China’s presumed leader-in-waiting Xi Jinping will be the weakest political leader of recent decades, taking over following a divisive political scandal that has prompted major power struggles within the ruling Chinese Communist Party, analysts said on Monday.
More than 2,000 hand-picked delegates to the 18th Party Congress have been deliberating on who will take over from outgoing president Hu Jintao and premier Wen Jiabao since Sunday, official media reported.
As the Party reels from a series of scandals affecting its top echelons, including former Chongqing Party boss Bo Xilai’s link to the murder of British businessman Neil Heywood, the era of Chinese “strongmen” along the lines of Mao Zedong or Deng Xiaoping has given way to factional struggles that seek the least offensive candidate to all sides.
“Xi Jinping will be a very weak leader,” Willy Wo-lap Lam, former China editor of the South China Morning Post and author of five books on China, said in an e-mailed comment.
“Firstly, he is not charismatic and he lacks a power network comparable to the Shanghai faction for [former president] Jiang Zemin and the Communist Youth League faction for Hu Jintao.”
“His key crony, General Liu Yuan, is finished due to his association with Bo Xilai.”
He said Xi’s presidency would be overshadowed by the political heavyweights who enabled his rise to power, the country’s previous two presidents.
“Xi will have two mothers-in-law: Hu Jintao and Jiang Zemin, who nominated him as crown prince in 2007,” Lam said.
Liu Dawen, former editor of the Hong Kong-based political magazine Outpost, said a number of China’s retired senior leaders had put in an appearance as the Party Congress debated the once-in-a-decade leadership transition.
“This shows that these veterans still have influence,” Liu said. “To begin with, everyone thought it was only Jiang Zemin having his say.”
“But the fact that all the old guard turned out for the 18th Congress suggests that the new generation isn’t that powerful,” he said.
“They still seek opinions from the old guys on a lot of matters.”
As the Party reels in the wake of the purge of its former political star Bo, reports of the crash of a luxury car belonging to the son of a close Hu aide, and of huge wealth connected to the families of Xi and premier Wen Jiabao have also brought its highest-ranking political elite into the spotlight.
Liu said the Communist Youth League power base of Hu, together with the following of Jiang and the attempt by upcoming leader Xi to build his own support within the Party, would mean Xi’s tenure as president would be more complicated than those of his predecessors.
“Everyone is putting their oar in, which will make the personnel negotiations extremely complicated,” he said.
Cai Yongmei, acting editor of the Hong Kong-based political magazine Kaifang, said the fierce factional struggles meant that it was still unclear whether the nine-member all-powerful Politburo Standing Committee would shrink to seven members.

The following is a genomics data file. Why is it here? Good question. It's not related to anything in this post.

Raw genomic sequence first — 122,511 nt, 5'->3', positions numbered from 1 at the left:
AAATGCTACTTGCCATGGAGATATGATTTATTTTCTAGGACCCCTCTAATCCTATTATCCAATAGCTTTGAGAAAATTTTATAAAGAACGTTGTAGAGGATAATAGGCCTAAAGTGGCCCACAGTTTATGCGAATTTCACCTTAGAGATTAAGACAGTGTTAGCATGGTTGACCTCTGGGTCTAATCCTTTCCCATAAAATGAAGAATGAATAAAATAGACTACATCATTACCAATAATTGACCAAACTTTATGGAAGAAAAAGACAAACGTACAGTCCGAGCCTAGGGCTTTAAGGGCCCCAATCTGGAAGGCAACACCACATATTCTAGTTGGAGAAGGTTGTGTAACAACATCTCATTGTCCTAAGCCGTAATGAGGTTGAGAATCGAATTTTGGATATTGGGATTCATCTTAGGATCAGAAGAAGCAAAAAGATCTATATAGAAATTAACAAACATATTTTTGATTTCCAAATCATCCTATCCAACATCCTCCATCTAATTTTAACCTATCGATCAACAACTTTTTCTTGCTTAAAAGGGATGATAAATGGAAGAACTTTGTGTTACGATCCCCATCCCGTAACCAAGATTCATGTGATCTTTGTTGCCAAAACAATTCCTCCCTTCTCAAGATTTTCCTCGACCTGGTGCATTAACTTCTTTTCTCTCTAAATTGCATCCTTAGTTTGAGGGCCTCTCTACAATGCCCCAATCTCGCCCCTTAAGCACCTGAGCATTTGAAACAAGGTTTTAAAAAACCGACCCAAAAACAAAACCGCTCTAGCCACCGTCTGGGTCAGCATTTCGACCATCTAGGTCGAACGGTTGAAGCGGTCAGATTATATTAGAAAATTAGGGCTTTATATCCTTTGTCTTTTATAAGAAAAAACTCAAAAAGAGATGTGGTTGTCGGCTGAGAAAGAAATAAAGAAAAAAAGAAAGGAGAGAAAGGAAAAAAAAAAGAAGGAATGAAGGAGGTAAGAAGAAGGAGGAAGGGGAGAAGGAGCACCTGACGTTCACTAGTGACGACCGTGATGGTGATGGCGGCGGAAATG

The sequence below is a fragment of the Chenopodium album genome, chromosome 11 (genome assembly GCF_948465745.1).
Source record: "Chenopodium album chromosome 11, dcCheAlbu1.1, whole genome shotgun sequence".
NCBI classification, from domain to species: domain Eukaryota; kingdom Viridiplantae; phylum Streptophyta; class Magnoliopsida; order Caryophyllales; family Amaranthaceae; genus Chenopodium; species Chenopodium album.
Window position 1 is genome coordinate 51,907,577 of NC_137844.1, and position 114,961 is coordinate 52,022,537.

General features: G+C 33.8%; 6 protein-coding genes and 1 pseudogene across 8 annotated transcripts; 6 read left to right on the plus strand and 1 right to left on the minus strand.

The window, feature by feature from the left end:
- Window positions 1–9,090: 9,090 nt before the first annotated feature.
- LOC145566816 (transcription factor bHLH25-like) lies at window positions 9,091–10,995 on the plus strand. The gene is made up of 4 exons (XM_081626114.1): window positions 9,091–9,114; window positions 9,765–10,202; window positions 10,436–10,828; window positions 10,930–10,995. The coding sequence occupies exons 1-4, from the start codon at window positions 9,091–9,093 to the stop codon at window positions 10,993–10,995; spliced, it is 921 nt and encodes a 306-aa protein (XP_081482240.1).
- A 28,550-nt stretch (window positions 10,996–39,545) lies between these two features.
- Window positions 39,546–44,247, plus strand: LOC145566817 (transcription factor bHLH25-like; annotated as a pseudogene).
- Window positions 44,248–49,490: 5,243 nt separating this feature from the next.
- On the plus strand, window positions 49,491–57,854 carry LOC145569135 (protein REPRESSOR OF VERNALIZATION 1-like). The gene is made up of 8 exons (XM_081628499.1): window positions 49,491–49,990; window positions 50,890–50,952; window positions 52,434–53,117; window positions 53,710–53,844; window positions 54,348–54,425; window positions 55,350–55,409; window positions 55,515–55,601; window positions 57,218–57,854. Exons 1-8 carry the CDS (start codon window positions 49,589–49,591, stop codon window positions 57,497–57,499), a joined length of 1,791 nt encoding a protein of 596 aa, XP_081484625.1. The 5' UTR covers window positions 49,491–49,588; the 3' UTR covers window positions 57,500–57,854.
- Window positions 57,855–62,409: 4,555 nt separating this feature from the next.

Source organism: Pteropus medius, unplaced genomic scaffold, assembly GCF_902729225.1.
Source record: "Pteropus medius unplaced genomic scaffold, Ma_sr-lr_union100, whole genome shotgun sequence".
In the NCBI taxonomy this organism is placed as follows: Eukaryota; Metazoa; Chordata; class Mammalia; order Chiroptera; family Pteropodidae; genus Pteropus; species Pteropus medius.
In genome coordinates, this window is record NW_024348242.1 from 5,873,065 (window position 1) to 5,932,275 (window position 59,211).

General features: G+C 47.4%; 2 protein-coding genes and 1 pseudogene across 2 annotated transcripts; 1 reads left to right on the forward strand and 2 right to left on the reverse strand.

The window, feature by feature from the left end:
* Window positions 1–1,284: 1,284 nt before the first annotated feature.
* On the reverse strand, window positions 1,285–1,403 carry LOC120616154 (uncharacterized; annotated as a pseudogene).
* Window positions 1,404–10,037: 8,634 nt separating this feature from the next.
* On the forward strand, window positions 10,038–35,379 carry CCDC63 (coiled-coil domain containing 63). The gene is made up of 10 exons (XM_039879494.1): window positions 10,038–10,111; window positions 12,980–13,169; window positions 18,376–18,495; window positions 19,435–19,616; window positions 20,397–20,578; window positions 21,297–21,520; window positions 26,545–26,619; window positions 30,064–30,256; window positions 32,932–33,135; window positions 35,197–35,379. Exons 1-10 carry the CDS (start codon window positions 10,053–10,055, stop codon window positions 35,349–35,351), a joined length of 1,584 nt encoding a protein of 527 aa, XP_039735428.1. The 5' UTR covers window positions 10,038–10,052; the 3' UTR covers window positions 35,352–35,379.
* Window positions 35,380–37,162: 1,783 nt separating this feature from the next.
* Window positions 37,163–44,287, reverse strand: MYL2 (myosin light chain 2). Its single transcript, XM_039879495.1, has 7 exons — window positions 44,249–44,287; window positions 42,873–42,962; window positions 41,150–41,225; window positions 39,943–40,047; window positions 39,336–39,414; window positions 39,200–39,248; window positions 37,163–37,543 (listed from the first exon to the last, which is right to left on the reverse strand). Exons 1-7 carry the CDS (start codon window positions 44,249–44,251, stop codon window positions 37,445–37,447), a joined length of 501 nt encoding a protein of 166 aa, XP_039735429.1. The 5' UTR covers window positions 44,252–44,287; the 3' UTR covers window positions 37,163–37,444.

Nine members of the Politburo Standing Committee, China’s highest decision-making body, are due to step down at the Congress, where 2,270 delegates are meeting to vote on their replacements, although delegates rarely vote against leadership guidelines.
Hu and Wen will retire, while Xi and vice-premier Li Keqiang, who is widely tipped to replace Wen, are expected to have a place on the new committee, which reports say could number only seven.
“What we are sure of is two of them; Xi Jinping [as president] and Li Keqiang [as premier],” Cai said. “The liberal faction inside the Party is hoping that the more open-minded [Guangdong provincial Party chief] Wang Yang and [Politburo member] Li Yuanchao will get a place.”
But she said their positions looked less assured now.
“The [Party elder] supporting them is Wen Jiabao, and now Wen himself is facing a corruption scandal,” said Cai, referring to a recent report in the New York Times alleging that Wen’s relatives hold U.S.$2.7 billion in hidden assets.
“It’s hard to say how much this has affected his voice within the Party until the decision is announced,” she said.
A political commentary in Hong Kong’s Ming Pao newspaper on Monday said the 18th Party Congress was effectively a crisis management meeting at which the leadership would seek to consolidate around the middle ground.
It said the Bo scandal had effectively blocked off seats on the Politburo Standing Committee to any of Bo’s left-wing, Maoist supporters, while cooling political backing for liberal-minded Wang Yang at the same time.
“Jiang Zemin and Hu Jintao have left a largely conservative following for Xi Jinping,” the paper said.
And the Apple Daily newspaper commented that Xi looked set to be the weakest and least stable Chinese leader the Party had ever appointed to the top job.
The Party last month expelled fallen Chinese political star Bo from its ranks following accusations of corruption and sexual misconduct, removing his parliamentary privilege and paving the way for a criminal trial.
Bo was also judged to bear “major responsibility” in the murder of British businessman Neil Heywood, for which his wife Gu Kailai was handed a suspended death sentence on Aug. 20.
His former police chief and right-hand man Wang Lijun was jailed for 15 years in September for “bending the law for selfish ends,” “abuse of power,” and “defection,” after his Feb. 6 visit to the U.S. consulate in Chengdu brought the scandal to public attention.
Reported by Fang Yuan for RFA’s Mandarin service. Translated and written in English by Luisetta Mudie.